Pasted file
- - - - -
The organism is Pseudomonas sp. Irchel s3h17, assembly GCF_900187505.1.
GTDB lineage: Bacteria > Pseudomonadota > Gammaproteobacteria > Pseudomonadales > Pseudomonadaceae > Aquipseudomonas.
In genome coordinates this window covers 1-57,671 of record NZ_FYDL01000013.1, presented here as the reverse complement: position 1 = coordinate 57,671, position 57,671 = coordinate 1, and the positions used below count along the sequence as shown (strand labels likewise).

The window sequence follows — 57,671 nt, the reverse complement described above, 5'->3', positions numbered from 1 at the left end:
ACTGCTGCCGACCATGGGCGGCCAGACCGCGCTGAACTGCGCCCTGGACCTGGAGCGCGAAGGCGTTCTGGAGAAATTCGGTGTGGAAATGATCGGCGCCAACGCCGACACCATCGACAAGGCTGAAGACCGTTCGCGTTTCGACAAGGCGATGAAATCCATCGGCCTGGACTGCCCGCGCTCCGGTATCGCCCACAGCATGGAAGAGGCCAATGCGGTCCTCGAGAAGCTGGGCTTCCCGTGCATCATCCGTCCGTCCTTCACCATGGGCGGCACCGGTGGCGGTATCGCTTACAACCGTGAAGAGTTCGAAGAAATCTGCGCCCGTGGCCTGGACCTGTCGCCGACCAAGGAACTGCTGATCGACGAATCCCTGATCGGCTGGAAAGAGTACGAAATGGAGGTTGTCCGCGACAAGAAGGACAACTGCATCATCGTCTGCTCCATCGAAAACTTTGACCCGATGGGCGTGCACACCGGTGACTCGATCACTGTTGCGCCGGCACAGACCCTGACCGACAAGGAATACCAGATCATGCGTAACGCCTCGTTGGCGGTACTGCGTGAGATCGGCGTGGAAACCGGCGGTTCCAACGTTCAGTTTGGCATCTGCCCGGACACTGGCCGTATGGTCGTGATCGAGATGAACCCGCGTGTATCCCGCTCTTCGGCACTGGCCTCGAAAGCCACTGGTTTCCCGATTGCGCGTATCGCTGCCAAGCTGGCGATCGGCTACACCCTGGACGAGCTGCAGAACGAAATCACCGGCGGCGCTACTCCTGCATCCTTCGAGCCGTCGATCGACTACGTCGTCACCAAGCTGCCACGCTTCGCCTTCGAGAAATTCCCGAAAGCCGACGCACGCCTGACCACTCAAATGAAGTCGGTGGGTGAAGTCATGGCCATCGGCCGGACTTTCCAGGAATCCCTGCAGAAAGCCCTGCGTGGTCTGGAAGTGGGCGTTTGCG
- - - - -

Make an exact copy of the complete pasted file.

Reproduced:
The organism is Pseudomonas sp. Irchel s3h17, assembly GCF_900187505.1.
GTDB lineage: Bacteria > Pseudomonadota > Gammaproteobacteria > Pseudomonadales > Pseudomonadaceae > Aquipseudomonas.
In genome coordinates this window covers 1-57,671 of record NZ_FYDL01000013.1, presented here as the reverse complement: position 1 = coordinate 57,671, position 57,671 = coordinate 1, and the positions used below count along the sequence as shown (strand labels likewise).

The window sequence follows — 57,671 nt, the reverse complement described above, 5'->3', positions numbered from 1 at the left end:
ACTGCTGCCGACCATGGGCGGCCAGACCGCGCTGAACTGCGCCCTGGACCTGGAGCGCGAAGGCGTTCTGGAGAAATTCGGTGTGGAAATGATCGGCGCCAACGCCGACACCATCGACAAGGCTGAAGACCGTTCGCGTTTCGACAAGGCGATGAAATCCATCGGCCTGGACTGCCCGCGCTCCGGTATCGCCCACAGCATGGAAGAGGCCAATGCGGTCCTCGAGAAGCTGGGCTTCCCGTGCATCATCCGTCCGTCCTTCACCATGGGCGGCACCGGTGGCGGTATCGCTTACAACCGTGAAGAGTTCGAAGAAATCTGCGCCCGTGGCCTGGACCTGTCGCCGACCAAGGAACTGCTGATCGACGAATCCCTGATCGGCTGGAAAGAGTACGAAATGGAGGTTGTCCGCGACAAGAAGGACAACTGCATCATCGTCTGCTCCATCGAAAACTTTGACCCGATGGGCGTGCACACCGGTGACTCGATCACTGTTGCGCCGGCACAGACCCTGACCGACAAGGAATACCAGATCATGCGTAACGCCTCGTTGGCGGTACTGCGTGAGATCGGCGTGGAAACCGGCGGTTCCAACGTTCAGTTTGGCATCTGCCCGGACACTGGCCGTATGGTCGTGATCGAGATGAACCCGCGTGTATCCCGCTCTTCGGCACTGGCCTCGAAAGCCACTGGTTTCCCGATTGCGCGTATCGCTGCCAAGCTGGCGATCGGCTACACCCTGGACGAGCTGCAGAACGAAATCACCGGCGGCGCTACTCCTGCATCCTTCGAGCCGTCGATCGACTACGTCGTCACCAAGCTGCCACGCTTCGCCTTCGAGAAATTCCCGAAAGCCGACGCACGCCTGACCACTCAAATGAAGTCGGTGGGTGAAGTCATGGCCATCGGCCGGACTTTCCAGGAATCCCTGCAGAAAGCCCTGCGTGGTCTGGAAGTGGGCGTTTGCG